I have to start with a confession: I’ve always been very lazy about making the effort to listen to Beethoven symphonies. When tonight’s Northern Sinfonia concert with Heinrich Schiff was announced, the attraction for me was always the Shostakovich cello concerto that was originally programmed. However, due to a shoulder problem, Heinrich Schiff was unable to perform the physically demanding Shostakovich work, and substituted three Vivaldi cello concerti instead, which I was also really looking forward to, for entirely different reasons. Beethoven’s Eroica Symphony in the second half didn’t really cross my mind much.

© Klaus Rudolph
© Klaus Rudolph

With Heinrich Schiff directing from the cello, Northern Sinfonia gave us beautifully elegant performances of the three Vivaldi concerti. Heinrich Schiff didn’t so much conduct, as guide and encourage the orchestra, occasionally giving a beat, sometimes just nodding his head, and always conveying everything he wanted through his smiling face as he and his cello engaged the orchestra in a friendly dialogue. The cello is typically associated with either soaring melodies, or heavy passion, but Schiff’s playing was incredibly delicate, dancing through the long and intricate solo passages with a lightness of tone that surprised me, and the ornamentation, particularly in the slow movement of the B minor concerto spilled out like drops of water from under his fingers.

Vivaldi is one of those composers whose work is so filled with trademarks that he’s easy to identify: the Four Seasons never seem far away. The G major concerto however was broader and grander than Vivaldi’s usual output, lacking the frenzied broken chords that usually fill his fast movements, and it reminded me more of Handel. The largo movement was dark and beautiful, and played very movingly.

The inclusion of the double concerto in G minor, gave us the opportunity to enjoy the pairing of Heinrich Schiff with Northern Sinfonia’s young principal cellist Louisa Tuck. At times during the imitative passages of the first movement it felt as if we were watching a masterclass; Louisa Tuck would play a brilliant solo line, with a look of intense concentration, and then Heinrich Schiff repeated it even better, as if to say, very good, but look this is how it should be done. Last time I mentioned Louisa Tuck in a review, she was playing Schoenberg and she showed herself to be just as talented at the other end of the musical spectrum; she is definitely a performer to watch out for.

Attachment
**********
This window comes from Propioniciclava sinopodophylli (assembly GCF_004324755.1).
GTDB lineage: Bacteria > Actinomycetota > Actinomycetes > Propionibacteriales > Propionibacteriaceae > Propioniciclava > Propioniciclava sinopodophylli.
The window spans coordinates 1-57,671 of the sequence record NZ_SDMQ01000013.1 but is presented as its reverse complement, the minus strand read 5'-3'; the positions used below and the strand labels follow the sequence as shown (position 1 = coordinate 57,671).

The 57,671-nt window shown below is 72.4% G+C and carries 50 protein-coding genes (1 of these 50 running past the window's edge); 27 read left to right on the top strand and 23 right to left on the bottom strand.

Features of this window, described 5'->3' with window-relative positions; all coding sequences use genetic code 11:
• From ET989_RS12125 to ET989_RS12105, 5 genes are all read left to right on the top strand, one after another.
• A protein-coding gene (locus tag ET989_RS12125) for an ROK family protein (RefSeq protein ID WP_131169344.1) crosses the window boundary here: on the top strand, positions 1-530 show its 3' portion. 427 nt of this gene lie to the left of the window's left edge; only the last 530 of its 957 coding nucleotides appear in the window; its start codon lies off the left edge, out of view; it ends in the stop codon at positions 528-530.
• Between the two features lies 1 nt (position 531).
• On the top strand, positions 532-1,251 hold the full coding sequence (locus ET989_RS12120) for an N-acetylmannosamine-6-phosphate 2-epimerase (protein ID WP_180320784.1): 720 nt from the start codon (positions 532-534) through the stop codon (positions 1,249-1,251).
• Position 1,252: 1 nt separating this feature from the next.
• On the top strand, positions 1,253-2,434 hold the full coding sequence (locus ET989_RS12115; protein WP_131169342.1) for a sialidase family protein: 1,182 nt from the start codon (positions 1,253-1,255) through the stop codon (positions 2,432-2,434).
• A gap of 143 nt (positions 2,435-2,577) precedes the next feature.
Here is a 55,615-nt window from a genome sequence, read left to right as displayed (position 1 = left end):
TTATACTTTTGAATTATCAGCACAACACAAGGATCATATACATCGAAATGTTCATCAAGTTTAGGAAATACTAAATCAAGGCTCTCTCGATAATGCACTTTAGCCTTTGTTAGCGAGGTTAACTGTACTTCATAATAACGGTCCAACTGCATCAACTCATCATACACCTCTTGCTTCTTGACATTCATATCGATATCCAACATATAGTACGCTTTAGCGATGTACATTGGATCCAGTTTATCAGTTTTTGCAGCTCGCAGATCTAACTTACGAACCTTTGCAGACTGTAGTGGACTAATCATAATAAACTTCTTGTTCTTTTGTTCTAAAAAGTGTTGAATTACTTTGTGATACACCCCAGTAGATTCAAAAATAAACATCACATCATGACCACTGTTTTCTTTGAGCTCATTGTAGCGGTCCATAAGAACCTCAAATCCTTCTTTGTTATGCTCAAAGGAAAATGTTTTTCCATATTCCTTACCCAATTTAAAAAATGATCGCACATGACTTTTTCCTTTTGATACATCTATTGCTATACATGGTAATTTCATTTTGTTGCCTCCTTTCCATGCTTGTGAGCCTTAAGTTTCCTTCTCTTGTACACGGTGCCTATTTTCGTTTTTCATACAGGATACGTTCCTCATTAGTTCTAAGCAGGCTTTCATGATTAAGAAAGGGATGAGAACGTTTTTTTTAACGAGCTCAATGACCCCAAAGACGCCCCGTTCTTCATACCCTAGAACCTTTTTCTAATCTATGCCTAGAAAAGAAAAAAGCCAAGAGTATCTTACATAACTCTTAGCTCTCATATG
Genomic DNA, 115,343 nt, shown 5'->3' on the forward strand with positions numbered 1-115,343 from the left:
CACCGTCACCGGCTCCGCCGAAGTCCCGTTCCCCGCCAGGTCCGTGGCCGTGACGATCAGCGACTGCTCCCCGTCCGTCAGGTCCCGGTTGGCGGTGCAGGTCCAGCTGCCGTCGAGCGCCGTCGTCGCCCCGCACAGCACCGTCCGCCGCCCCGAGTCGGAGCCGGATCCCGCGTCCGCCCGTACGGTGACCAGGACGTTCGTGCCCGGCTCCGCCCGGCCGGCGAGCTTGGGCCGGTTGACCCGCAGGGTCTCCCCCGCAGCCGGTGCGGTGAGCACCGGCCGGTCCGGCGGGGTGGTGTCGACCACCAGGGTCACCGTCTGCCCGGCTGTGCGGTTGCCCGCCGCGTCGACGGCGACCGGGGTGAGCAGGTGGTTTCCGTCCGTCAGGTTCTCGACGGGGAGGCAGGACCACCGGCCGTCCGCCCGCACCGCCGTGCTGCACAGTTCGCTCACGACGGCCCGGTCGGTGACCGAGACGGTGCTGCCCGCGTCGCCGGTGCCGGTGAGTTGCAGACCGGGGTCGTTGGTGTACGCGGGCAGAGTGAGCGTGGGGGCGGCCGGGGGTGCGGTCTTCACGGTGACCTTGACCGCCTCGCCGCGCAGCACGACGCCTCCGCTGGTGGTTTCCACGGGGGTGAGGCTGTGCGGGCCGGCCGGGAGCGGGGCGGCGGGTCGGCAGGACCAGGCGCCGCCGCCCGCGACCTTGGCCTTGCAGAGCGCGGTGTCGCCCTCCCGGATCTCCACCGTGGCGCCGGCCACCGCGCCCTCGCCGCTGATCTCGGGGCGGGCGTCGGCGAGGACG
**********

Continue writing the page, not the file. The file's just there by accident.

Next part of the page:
And so to the Beethoven, and from the crashing chord and hesitant strings that open the work before the first big theme blossomed out, Northern Sinfonia had converted me. The Eroica was written in 1803, and initially dedicated to Napoleon Bonaparte, at a time when it seemed to many as if Bonaparte embodied the great Enlightenment ideals of freedom, democracy and equality. After Bonaparte proclaimed himself Emperor, Beethoven angrily crossed out the dedication but the music and its spirit remain.

Northern Sinfonia’s performance this evening was nothing short of heroic. All the exuberance and optimism of the first and final movements came shining through; at one point during the last movement, I glanced round the audience and saw broad smiles and rhythmic nodding heads. By contrast, the brooding march of the second movement felt like a sinister warning of troubles to come, as if Beethoven had foreseen the disaster of Napoleon’s retreat from Moscow. The movement ends with the march becoming almost imperceptibly tiny and distant, before one last gasp, then it dies away. The Scherzo movement began with another build-up of tension, before bursting again, and my only small quibble of the evening was that the horns sounded just a little mushy. Juliette Bausor’s flute solos in the first and last movements glittered through the strings, and Louisa Tuck had yet more hard work to do, with several tricky solo passages.

Heinrich Schiff was Musical Director of Northern Sinfonia in the early 90s and it was clear that he is much appreciated by the players and brings out the best in them. His conducting is so expressive that at times I felt that it would be possible to hear the music just by watching him. All this came out to the fullest in what was, for me, a revelatory performance of the Beethoven, and has left me with a new appreciation of the composer’s genius. I must get the CDs out.